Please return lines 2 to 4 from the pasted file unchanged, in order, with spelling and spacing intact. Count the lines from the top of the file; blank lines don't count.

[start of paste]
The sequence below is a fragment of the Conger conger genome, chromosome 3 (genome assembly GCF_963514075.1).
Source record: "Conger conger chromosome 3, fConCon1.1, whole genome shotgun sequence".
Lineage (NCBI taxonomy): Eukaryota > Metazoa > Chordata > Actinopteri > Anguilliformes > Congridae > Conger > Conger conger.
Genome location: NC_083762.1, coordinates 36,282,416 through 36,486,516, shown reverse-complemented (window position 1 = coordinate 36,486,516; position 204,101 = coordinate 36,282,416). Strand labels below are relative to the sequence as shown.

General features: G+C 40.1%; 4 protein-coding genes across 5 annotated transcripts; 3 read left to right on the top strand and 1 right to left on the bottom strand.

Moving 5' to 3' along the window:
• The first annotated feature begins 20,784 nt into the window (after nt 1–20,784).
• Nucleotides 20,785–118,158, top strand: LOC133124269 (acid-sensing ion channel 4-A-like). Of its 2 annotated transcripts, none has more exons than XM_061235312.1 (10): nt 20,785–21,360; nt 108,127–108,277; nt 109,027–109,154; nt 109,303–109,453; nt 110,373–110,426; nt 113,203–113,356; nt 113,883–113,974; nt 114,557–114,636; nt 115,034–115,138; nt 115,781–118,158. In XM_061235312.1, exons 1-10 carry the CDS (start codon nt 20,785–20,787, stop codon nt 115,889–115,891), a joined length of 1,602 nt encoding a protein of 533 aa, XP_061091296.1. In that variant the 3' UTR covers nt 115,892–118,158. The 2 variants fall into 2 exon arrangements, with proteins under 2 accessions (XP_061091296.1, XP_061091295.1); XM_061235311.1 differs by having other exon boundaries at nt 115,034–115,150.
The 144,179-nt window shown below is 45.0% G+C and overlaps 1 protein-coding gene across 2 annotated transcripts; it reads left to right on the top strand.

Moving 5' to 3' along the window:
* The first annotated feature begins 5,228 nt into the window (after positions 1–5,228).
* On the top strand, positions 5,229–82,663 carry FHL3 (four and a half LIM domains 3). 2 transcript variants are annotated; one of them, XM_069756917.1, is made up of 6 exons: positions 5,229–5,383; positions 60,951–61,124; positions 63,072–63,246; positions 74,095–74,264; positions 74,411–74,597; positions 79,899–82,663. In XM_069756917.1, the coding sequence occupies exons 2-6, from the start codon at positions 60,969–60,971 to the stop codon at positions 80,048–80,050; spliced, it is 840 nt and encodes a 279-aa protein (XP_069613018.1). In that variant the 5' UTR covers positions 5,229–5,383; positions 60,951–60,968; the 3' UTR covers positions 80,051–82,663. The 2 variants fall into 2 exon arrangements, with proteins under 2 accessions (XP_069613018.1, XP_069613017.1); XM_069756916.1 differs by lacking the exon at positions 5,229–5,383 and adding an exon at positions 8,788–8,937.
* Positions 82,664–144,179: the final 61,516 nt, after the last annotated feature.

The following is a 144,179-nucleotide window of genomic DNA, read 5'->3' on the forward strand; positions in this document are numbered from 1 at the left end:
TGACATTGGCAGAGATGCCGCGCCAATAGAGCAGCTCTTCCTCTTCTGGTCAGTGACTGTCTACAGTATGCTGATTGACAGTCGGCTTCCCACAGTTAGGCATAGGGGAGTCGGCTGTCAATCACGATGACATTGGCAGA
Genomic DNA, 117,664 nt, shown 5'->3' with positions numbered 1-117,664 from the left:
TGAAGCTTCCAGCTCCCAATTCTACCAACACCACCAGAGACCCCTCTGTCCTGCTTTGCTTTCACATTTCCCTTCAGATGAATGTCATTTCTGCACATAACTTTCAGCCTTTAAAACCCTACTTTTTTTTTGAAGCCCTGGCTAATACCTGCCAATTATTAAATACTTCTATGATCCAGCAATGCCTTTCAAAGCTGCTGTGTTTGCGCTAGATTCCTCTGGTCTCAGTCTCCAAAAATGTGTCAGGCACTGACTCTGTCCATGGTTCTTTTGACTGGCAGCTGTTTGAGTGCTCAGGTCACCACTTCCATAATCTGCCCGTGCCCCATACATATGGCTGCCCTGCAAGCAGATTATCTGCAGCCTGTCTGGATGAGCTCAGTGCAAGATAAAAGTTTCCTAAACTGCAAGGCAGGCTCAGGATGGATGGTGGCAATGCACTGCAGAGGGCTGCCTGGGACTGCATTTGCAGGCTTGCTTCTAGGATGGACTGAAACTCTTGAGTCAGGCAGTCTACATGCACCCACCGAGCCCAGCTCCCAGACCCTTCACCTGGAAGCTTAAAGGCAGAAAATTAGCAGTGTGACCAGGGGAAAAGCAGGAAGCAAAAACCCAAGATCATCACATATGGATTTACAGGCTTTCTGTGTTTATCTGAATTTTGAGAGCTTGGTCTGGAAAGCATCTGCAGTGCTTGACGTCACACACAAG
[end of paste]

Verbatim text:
Source record: "Conger conger chromosome 3, fConCon1.1, whole genome shotgun sequence".
Lineage (NCBI taxonomy): Eukaryota > Metazoa > Chordata > Actinopteri > Anguilliformes > Congridae > Conger > Conger conger.
Genome location: NC_083762.1, coordinates 36,282,416 through 36,486,516, shown reverse-complemented (window position 1 = coordinate 36,486,516; position 204,101 = coordinate 36,282,416). Strand labels below are relative to the sequence as shown.